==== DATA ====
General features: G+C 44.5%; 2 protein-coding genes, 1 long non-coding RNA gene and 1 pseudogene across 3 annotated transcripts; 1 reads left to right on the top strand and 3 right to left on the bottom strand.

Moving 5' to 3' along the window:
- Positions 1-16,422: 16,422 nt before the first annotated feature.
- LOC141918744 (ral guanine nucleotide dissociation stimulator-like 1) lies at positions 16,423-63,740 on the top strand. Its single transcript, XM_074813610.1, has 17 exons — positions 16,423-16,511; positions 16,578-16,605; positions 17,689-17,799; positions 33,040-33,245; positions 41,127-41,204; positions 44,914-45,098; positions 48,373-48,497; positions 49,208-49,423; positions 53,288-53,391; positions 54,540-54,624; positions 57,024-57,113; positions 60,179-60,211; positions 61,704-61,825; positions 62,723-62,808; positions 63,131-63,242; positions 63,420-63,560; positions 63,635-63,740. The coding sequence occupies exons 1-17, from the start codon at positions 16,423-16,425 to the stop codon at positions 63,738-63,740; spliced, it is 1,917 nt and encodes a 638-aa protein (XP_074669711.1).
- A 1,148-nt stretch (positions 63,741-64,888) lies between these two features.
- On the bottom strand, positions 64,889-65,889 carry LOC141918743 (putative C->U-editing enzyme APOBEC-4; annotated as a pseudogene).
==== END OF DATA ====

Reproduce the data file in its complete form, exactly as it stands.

General features: G+C 44.5%; 2 protein-coding genes, 1 long non-coding RNA gene and 1 pseudogene across 3 annotated transcripts; 1 reads left to right on the top strand and 3 right to left on the bottom strand.

Moving 5' to 3' along the window:
- Positions 1-16,422: 16,422 nt before the first annotated feature.
- LOC141918744 (ral guanine nucleotide dissociation stimulator-like 1) lies at positions 16,423-63,740 on the top strand. Its single transcript, XM_074813610.1, has 17 exons — positions 16,423-16,511; positions 16,578-16,605; positions 17,689-17,799; positions 33,040-33,245; positions 41,127-41,204; positions 44,914-45,098; positions 48,373-48,497; positions 49,208-49,423; positions 53,288-53,391; positions 54,540-54,624; positions 57,024-57,113; positions 60,179-60,211; positions 61,704-61,825; positions 62,723-62,808; positions 63,131-63,242; positions 63,420-63,560; positions 63,635-63,740. The coding sequence occupies exons 1-17, from the start codon at positions 16,423-16,425 to the stop codon at positions 63,738-63,740; spliced, it is 1,917 nt and encodes a 638-aa protein (XP_074669711.1).
- A 1,148-nt stretch (positions 63,741-64,888) lies between these two features.
- On the bottom strand, positions 64,889-65,889 carry LOC141918743 (putative C->U-editing enzyme APOBEC-4; annotated as a pseudogene).